For patients undergoing hemodialysis, erythropoietin (EPO) is associated with an increased risk for hip fracture, according to a study published online May 5 in the Journal of Bone and Mineral Research.
Sukanya Suresh, from the National Institutes of Health in Bethesda, Maryland, and colleagues analyzed the association between EPO treatment and hip fractures in hemodialysis patients using United States Renal Data System (USRDS) datasets from 1997 to 2013 and Consolidated Renal Operations in a Web-enabled Network (CROWNWeb) datasets for 2013. Fracture risks were compared for patients treated with <50 units of EPO/kg/week and those receiving higher doses.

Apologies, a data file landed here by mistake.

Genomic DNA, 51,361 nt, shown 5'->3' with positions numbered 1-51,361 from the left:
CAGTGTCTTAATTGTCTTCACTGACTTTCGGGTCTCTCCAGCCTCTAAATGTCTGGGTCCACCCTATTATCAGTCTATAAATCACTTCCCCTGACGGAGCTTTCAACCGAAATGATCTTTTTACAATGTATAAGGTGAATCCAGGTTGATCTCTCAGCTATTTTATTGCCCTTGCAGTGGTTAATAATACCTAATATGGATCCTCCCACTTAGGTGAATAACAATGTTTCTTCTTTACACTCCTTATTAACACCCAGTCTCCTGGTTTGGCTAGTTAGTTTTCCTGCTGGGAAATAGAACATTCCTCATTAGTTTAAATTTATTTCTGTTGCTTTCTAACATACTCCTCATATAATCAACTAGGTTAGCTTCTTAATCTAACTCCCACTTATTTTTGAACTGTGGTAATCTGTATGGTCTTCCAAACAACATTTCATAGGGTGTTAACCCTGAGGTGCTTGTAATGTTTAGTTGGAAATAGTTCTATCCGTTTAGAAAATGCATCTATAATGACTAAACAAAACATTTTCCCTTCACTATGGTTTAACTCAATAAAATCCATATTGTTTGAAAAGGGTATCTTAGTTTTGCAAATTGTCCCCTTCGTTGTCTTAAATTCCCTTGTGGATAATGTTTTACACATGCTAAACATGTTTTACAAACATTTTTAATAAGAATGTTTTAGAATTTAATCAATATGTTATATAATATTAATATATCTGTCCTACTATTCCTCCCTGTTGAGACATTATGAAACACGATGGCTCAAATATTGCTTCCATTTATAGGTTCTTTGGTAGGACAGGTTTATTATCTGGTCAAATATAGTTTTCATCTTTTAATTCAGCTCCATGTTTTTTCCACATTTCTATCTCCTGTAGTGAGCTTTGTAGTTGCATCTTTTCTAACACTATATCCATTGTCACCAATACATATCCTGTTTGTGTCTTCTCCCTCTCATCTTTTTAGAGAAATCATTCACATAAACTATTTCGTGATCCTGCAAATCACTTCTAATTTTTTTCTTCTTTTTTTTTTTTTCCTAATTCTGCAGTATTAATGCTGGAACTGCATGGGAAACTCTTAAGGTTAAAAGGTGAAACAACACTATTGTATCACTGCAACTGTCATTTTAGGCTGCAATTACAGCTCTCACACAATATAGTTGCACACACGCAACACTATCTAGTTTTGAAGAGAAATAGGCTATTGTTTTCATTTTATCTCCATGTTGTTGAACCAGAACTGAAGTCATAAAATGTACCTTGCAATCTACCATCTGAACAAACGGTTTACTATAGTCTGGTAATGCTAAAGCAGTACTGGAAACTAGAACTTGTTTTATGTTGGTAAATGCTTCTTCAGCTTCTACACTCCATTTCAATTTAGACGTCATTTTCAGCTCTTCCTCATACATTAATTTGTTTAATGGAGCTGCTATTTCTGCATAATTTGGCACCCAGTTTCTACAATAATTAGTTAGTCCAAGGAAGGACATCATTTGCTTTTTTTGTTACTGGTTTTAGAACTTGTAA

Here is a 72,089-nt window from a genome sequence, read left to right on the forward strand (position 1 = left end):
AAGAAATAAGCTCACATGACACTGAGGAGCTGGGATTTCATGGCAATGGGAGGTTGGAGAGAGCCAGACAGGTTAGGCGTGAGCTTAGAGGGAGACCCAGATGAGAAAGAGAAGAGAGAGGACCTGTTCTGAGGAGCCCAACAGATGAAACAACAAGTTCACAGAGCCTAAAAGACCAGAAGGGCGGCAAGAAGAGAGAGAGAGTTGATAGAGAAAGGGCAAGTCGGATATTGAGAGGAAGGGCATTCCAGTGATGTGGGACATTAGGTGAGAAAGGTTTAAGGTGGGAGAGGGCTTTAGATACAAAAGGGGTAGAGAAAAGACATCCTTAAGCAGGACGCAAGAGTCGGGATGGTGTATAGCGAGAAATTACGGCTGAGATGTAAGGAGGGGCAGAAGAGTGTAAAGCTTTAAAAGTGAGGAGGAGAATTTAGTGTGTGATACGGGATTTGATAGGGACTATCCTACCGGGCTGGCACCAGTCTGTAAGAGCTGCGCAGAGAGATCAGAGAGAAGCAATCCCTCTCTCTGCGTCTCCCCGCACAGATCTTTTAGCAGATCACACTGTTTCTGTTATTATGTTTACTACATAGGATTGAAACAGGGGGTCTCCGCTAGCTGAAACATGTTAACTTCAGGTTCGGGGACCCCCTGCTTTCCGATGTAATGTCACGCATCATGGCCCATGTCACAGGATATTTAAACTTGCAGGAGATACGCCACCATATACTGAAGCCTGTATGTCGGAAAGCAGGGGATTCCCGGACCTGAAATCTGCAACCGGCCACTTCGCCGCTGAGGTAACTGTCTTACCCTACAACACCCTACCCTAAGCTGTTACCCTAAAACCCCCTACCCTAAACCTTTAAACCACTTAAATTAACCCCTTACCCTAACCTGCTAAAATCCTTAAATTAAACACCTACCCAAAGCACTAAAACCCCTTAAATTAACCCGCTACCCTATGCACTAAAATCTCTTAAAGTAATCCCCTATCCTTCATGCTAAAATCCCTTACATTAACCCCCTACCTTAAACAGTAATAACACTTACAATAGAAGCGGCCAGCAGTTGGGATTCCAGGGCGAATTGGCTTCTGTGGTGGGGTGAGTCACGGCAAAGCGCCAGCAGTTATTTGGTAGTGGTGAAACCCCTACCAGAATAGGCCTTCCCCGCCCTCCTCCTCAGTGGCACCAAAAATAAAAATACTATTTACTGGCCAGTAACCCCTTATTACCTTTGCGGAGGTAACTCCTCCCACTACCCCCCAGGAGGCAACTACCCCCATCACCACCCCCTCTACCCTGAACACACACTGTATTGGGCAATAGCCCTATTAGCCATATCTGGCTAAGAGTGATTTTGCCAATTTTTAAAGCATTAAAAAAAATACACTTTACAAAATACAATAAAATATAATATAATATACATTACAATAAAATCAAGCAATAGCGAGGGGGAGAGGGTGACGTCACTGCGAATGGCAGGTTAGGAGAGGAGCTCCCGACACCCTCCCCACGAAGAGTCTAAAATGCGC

The researchers observed an increase in hip fracture rates for the 747,832 patients in the USRDS datasets from 12.0 to 18.9 per 1,000 patient-years in 1997 and 2004, followed by a decrease to 13.1 by 2013. The average EPO doses increased from 11,900 to 18,300 units/week in 1997 and 2004 and then decreased to 8,800 by 2013. Compared with EPO doses of <50 units/kg/week, the adjusted hazard ratios for hip fractures were 1.08, 1.22, and 1.41, respectively, with EPO doses of 50 to 149, 150 to 299, and ≥300 units/kg/week during this period. These findings were replicated in multivariable analyses of 128,941 patients in the CROWNWeb datasets.
“Patients with renal failure can benefit from EPO treatment; however, as with all medications, a full understanding of potential drug-associated risks favors the likelihood that a positive risk-benefit balance can be achieved with EPO treatment,” a coauthor said in a statement.